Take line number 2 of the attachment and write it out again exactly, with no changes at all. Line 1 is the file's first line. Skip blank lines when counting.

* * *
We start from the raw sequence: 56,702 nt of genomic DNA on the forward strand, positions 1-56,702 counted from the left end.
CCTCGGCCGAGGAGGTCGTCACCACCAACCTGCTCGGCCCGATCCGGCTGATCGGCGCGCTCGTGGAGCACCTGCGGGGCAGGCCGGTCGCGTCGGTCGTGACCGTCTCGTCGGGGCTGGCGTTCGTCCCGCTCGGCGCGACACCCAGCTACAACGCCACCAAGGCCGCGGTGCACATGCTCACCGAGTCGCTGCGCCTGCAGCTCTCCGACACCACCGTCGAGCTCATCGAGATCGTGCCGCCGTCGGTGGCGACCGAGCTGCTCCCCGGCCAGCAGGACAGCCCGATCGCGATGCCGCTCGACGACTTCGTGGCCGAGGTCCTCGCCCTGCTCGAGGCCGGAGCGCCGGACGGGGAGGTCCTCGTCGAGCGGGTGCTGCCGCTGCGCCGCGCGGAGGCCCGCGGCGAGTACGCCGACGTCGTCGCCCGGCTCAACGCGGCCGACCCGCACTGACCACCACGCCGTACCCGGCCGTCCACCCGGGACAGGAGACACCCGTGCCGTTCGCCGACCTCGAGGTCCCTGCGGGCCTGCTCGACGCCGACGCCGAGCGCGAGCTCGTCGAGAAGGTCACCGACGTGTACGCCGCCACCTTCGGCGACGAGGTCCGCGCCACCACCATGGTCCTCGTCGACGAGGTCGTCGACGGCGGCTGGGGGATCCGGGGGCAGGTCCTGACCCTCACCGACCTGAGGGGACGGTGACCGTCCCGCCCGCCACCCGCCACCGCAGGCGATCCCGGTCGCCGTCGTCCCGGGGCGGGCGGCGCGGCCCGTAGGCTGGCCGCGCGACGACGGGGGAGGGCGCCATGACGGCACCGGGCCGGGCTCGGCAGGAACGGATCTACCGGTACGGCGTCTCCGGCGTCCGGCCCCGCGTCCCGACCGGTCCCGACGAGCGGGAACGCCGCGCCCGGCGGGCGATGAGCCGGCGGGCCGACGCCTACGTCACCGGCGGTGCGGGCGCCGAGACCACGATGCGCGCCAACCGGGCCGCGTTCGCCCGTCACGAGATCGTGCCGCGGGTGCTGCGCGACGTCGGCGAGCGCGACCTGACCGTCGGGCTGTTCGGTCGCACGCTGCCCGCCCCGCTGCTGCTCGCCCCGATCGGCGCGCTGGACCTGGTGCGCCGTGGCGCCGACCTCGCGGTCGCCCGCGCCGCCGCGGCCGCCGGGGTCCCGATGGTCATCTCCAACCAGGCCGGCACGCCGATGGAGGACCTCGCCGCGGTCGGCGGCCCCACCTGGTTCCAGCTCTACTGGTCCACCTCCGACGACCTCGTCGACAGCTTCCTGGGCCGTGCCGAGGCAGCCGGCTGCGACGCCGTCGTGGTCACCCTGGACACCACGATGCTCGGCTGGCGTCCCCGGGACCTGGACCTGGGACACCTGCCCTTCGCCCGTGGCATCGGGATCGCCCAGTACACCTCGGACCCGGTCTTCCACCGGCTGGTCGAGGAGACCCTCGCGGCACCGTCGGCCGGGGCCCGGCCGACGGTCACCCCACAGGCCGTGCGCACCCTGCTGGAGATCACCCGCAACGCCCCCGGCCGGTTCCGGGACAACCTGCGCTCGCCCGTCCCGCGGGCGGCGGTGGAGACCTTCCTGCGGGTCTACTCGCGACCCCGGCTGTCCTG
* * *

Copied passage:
CCTCGGCCGAGGAGGTCGTCACCACCAACCTGCTCGGCCCGATCCGGCTGATCGGCGCGCTCGTGGAGCACCTGCGGGGCAGGCCGGTCGCGTCGGTCGTGACCGTCTCGTCGGGGCTGGCGTTCGTCCCGCTCGGCGCGACACCCAGCTACAACGCCACCAAGGCCGCGGTGCACATGCTCACCGAGTCGCTGCGCCTGCAGCTCTCCGACACCACCGTCGAGCTCATCGAGATCGTGCCGCCGTCGGTGGCGACCGAGCTGCTCCCCGGCCAGCAGGACAGCCCGATCGCGATGCCGCTCGACGACTTCGTGGCCGAGGTCCTCGCCCTGCTCGAGGCCGGAGCGCCGGACGGGGAGGTCCTCGTCGAGCGGGTGCTGCCGCTGCGCCGCGCGGAGGCCCGCGGCGAGTACGCCGACGTCGTCGCCCGGCTCAACGCGGCCGACCCGCACTGACCACCACGCCGTACCCGGCCGTCCACCCGGGACAGGAGACACCCGTGCCGTTCGCCGACCTCGAGGTCCCTGCGGGCCTGCTCGACGCCGACGCCGAGCGCGAGCTCGTCGAGAAGGTCACCGACGTGTACGCCGCCACCTTCGGCGACGAGGTCCGCGCCACCACCATGGTCCTCGTCGACGAGGTCGTCGACGGCGGCTGGGGGATCCGGGGGCAGGTCCTGACCCTCACCGACCTGAGGGGACGGTGACCGTCCCGCCCGCCACCCGCCACCGCAGGCGATCCCGGTCGCCGTCGTCCCGGGGCGGGCGGCGCGGCCCGTAGGCTGGCCGCGCGACGACGGGGGAGGGCGCCATGACGGCACCGGGCCGGGCTCGGCAGGAACGGATCTACCGGTACGGCGTCTCCGGCGTCCGGCCCCGCGTCCCGACCGGTCCCGACGAGCGGGAACGCCGCGCCCGGCGGGCGATGAGCCGGCGGGCCGACGCCTACGTCACCGGCGGTGCGGGCGCCGAGACCACGATGCGCGCCAACCGGGCCGCGTTCGCCCGTCACGAGATCGTGCCGCGGGTGCTGCGCGACGTCGGCGAGCGCGACCTGACCGTCGGGCTGTTCGGTCGCACGCTGCCCGCCCCGCTGCTGCTCGCCCCGATCGGCGCGCTGGACCTGGTGCGCCGTGGCGCCGACCTCGCGGTCGCCCGCGCCGCCGCGGCCGCCGGGGTCCCGATGGTCATCTCCAACCAGGCCGGCACGCCGATGGAGGACCTCGCCGCGGTCGGCGGCCCCACCTGGTTCCAGCTCTACTGGTCCACCTCCGACGACCTCGTCGACAGCTTCCTGGGCCGTGCCGAGGCAGCCGGCTGCGACGCCGTCGTGGTCACCCTGGACACCACGATGCTCGGCTGGCGTCCCCGGGACCTGGACCTGGGACACCTGCCCTTCGCCCGTGGCATCGGGATCGCCCAGTACACCTCGGACCCGGTCTTCCACCGGCTGGTCGAGGAGACCCTCGCGGCACCGTCGGCCGGGGCCCGGCCGACGGTCACCCCACAGGCCGTGCGCACCCTGCTGGAGATCACCCGCAACGCCCCCGGCCGGTTCCGGGACAACCTGCGCTCGCCCGTCCCGCGGGCGGCGGTGGAGACCTTCCTGCGGGTCTACTCGCGACCCCGGCTGTCCTG